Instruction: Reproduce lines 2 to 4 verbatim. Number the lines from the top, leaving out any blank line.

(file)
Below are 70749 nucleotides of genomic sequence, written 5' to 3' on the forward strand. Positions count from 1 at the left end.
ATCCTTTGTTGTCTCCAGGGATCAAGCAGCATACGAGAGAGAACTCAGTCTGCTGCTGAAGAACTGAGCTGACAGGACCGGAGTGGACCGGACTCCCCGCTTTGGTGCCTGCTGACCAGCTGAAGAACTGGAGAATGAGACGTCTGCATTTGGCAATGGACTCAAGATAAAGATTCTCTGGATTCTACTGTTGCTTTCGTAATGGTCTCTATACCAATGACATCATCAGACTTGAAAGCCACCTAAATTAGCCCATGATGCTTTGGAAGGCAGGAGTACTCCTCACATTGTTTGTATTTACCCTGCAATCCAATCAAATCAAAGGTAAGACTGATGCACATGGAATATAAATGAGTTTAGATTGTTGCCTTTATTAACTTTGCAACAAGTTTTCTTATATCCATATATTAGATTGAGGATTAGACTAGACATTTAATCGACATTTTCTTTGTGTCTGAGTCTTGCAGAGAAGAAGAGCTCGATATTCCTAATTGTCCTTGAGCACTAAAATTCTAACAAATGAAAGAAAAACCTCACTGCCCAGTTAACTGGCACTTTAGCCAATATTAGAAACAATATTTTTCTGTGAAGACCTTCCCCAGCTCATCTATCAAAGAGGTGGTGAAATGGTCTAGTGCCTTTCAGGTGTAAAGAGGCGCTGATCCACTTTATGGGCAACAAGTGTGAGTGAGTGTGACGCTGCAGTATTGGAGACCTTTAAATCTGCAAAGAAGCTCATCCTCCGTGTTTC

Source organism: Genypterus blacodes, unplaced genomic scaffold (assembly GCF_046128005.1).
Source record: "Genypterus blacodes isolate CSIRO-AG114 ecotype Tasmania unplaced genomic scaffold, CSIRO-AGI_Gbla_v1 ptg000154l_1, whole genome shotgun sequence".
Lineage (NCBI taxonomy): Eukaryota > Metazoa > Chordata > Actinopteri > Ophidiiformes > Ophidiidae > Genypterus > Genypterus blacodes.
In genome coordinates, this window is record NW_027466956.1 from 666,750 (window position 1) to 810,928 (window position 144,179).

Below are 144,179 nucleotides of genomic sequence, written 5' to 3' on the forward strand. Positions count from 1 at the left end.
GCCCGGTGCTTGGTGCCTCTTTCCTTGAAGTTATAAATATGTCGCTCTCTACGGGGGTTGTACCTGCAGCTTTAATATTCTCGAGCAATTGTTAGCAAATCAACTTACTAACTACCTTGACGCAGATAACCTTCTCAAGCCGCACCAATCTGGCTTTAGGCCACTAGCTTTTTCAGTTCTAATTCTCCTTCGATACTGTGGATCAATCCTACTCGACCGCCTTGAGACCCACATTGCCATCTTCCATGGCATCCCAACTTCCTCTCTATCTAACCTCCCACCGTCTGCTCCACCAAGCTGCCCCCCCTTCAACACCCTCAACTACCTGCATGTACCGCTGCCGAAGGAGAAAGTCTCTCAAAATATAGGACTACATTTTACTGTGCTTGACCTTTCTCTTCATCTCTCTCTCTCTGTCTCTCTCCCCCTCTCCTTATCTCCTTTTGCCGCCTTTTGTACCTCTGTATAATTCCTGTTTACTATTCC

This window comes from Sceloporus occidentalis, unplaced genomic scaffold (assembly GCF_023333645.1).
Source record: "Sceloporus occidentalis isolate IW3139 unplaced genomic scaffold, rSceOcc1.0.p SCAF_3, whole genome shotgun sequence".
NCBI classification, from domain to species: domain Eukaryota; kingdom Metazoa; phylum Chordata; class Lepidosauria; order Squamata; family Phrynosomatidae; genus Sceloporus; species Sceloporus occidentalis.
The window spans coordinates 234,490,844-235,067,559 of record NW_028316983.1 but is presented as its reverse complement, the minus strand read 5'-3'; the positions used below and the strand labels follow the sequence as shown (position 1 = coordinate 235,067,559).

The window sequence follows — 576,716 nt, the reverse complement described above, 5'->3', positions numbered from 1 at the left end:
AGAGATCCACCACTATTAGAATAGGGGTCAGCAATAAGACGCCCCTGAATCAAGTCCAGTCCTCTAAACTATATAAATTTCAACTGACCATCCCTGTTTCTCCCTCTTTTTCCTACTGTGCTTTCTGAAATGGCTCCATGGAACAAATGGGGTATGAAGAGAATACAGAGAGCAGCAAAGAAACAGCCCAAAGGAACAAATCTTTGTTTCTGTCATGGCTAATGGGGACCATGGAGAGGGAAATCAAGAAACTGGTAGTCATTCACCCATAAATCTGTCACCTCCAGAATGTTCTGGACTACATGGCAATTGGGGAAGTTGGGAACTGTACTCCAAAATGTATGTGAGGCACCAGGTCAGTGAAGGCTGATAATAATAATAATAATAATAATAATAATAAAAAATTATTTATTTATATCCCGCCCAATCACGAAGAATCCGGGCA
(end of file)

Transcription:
ATCCTTTGTTGTCTCCAGGGATCAAGCAGCATACGAGAGAGAACTCAGTCTGCTGCTGAAGAACTGAGCTGACAGGACCGGAGTGGACCGGACTCCCCGCTTTGGTGCCTGCTGACCAGCTGAAGAACTGGAGAATGAGACGTCTGCATTTGGCAATGGACTCAAGATAAAGATTCTCTGGATTCTACTGTTGCTTTCGTAATGGTCTCTATACCAATGACATCATCAGACTTGAAAGCCACCTAAATTAGCCCATGATGCTTTGGAAGGCAGGAGTACTCCTCACATTGTTTGTATTTACCCTGCAATCCAATCAAATCAAAGGTAAGACTGATGCACATGGAATATAAATGAGTTTAGATTGTTGCCTTTATTAACTTTGCAACAAGTTTTCTTATATCCATATATTAGATTGAGGATTAGACTAGACATTTAATCGACATTTTCTTTGTGTCTGAGTCTTGCAGAGAAGAAGAGCTCGATATTCCTAATTGTCCTTGAGCACTAAAATTCTAACAAATGAAAGAAAAACCTCACTGCCCAGTTAACTGGCACTTTAGCCAATATTAGAAACAATATTTTTCTGTGAAGACCTTCCCCAGCTCATCTATCAAAGAGGTGGTGAAATGGTCTAGTGCCTTTCAGGTGTAAAGAGGCGCTGATCCACTTTATGGGCAACAAGTGTGAGTGAGTGTGACGCTGCAGTATTGGAGACCTTTAAATCTGCAAAGAAGCTCATCCTCCGTGTTTC

Source organism: Genypterus blacodes, unplaced genomic scaffold (assembly GCF_046128005.1).
Source record: "Genypterus blacodes isolate CSIRO-AG114 ecotype Tasmania unplaced genomic scaffold, CSIRO-AGI_Gbla_v1 ptg000154l_1, whole genome shotgun sequence".